Tapas restaurant Bin22 isn’t an obvious choice to go for a steak, but, “Offering a steak on Bin22’s menu allows versatility of experience,” says Bin22 founder and sommelier Gavin Fine. “Some guests are looking for a lighter meal, while others are famished after a big hike in the park, so including heartier options like a seasonal New York steak presentation provides both lighter and more filling options.” When I want steak and friends want a salad, or even just a glass or two of wine—the restaurant is in the back of a bottle shop that has an inventory of several hundred wines; you can select a bottle of wine to enjoy directly at the table with no corkage fee—or when I want a few bites of steak and tastes of several other dishes, Bin22 is the obvious choice. All of Bin22’s dishes are designed to be easily shared; the steak, which, this summer, chef Luis Hernandez prepares with mojo verde and romesco and serves with confit potatoes, is sliced to easily share. What plates pair well with the steak? “It goes well with dishes like our Spanish salad,” Fine says. “The tart apples, crunchy fennel, salty parmesan, and vinaigrette cut through the richness of the steak really well.” Any of the seasonal house-pulled mozzarellas pair well with it, too. From $28; 200 W. Broadway Ave.; 307/739-9463, bin22jacksonhole.com
At the Westbank Grill inside Four Seasons Resort and Residences Jackson Hole in Teton Village, executive chef Michael Goralski says he’d order the New York strip steak or the dry-aged cowboy bison ribeye. “The New York steak comes from Snake River Farms, and it just melts in your mouth,” he says. “But, for flavor, the cowboy bison ribeye—that has the most flavor.” The “cowboy” in this steak’s description alludes to it being served bone-in.
Bison has a distinctly different flavor from beef, and the flavor in this ribeye is intensified by 28 days of dry aging. “There’s really no other steak that has this much flavor,” Goralski says. He’d pair it with the house-made huckleberry steak sauce. “This sauce has a sweet, tangy, almost sour—huckleberries are a little sour—flavor that helps cut through the flavor of the meat itself.” From $100; 7680 Granite Loop Rd.; 307/732-5000, fourseasons.com/jacksonhole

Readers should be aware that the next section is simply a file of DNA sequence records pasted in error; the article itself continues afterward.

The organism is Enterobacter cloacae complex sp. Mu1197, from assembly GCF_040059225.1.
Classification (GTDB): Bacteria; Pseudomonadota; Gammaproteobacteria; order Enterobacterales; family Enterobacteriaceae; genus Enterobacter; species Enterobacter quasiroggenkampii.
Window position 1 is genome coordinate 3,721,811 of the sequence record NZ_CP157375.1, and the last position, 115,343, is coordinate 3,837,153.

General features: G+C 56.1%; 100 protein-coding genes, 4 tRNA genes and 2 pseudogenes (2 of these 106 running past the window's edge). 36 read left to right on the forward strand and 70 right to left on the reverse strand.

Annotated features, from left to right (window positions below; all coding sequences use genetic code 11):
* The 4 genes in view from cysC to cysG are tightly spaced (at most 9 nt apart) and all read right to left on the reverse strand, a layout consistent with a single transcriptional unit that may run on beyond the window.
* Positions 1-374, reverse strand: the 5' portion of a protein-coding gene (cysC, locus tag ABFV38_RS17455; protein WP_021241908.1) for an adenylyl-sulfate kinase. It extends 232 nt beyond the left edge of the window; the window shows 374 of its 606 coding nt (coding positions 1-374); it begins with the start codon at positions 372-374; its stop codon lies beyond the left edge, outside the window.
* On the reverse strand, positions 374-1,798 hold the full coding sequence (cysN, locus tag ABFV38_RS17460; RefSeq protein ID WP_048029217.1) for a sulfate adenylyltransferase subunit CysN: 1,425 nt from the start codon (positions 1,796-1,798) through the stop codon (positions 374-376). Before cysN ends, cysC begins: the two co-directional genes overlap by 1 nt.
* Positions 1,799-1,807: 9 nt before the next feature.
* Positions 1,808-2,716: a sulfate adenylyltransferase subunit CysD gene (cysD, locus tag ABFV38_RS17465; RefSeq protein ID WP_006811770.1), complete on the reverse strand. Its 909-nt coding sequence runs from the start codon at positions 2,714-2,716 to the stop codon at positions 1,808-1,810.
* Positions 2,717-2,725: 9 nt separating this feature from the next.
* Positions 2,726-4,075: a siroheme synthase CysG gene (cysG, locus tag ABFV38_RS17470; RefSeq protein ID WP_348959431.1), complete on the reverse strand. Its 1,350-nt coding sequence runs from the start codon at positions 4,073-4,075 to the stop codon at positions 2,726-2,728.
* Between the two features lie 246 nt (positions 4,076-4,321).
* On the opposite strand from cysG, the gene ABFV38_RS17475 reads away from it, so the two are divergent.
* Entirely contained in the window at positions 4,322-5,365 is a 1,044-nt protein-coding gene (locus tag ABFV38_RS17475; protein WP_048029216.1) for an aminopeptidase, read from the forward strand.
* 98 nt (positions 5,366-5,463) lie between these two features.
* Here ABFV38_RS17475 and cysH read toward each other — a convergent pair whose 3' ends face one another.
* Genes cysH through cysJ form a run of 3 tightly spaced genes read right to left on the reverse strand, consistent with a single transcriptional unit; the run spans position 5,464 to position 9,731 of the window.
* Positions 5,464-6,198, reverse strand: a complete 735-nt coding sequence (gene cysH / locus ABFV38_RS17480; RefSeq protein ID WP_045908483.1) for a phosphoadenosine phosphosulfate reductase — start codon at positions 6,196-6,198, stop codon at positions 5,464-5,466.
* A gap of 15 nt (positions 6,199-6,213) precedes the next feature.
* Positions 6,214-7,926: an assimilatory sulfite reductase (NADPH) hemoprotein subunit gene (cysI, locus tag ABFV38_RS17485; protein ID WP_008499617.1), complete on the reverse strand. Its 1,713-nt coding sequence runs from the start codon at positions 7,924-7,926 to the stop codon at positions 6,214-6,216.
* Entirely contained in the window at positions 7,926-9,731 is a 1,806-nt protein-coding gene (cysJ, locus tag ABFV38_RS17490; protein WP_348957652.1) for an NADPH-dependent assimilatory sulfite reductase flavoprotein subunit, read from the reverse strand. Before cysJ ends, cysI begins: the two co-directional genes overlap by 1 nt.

The friend I met for dinner at Local, a steakhouse on the Town Square with a hopping bar at which you can order the entire restaurant menu, thought the 4-ounce petite filet that came with her seasonal salad was delicious … until she tried the 20-ounce, aged, topped-with-butter bone-in ribeye I got. Ordering, I had been torn between the American Wagyu (from Snake River Farms) steak and this one, the evening’s butcher’s cut. The butcher’s cut won because it was locally raised beef, from the Lockhart Ranch, one of only a handful of working cattle ranches that remain in Jackson Hole. (The standard ribeye on Local’s menu is a 14-ounce cut from the northwest’s Double R Ranch.) Founded in 1938 by Bruce Porter, and still run by his descendants, Lockhart Ranch raises grass-fed Hereford cattle, that, in ribeye form cooked by Local, was every bit as flavorful as any Wagyu I’ve had, especially when eaten with the restaurant’s housemade roasted mushroom demi glace sauce. (Although the butcher’s cut changes, it is often from Lockhart Ranch.) Market price; 55 N. Cache St.; 307-201-1717, localjh.com JH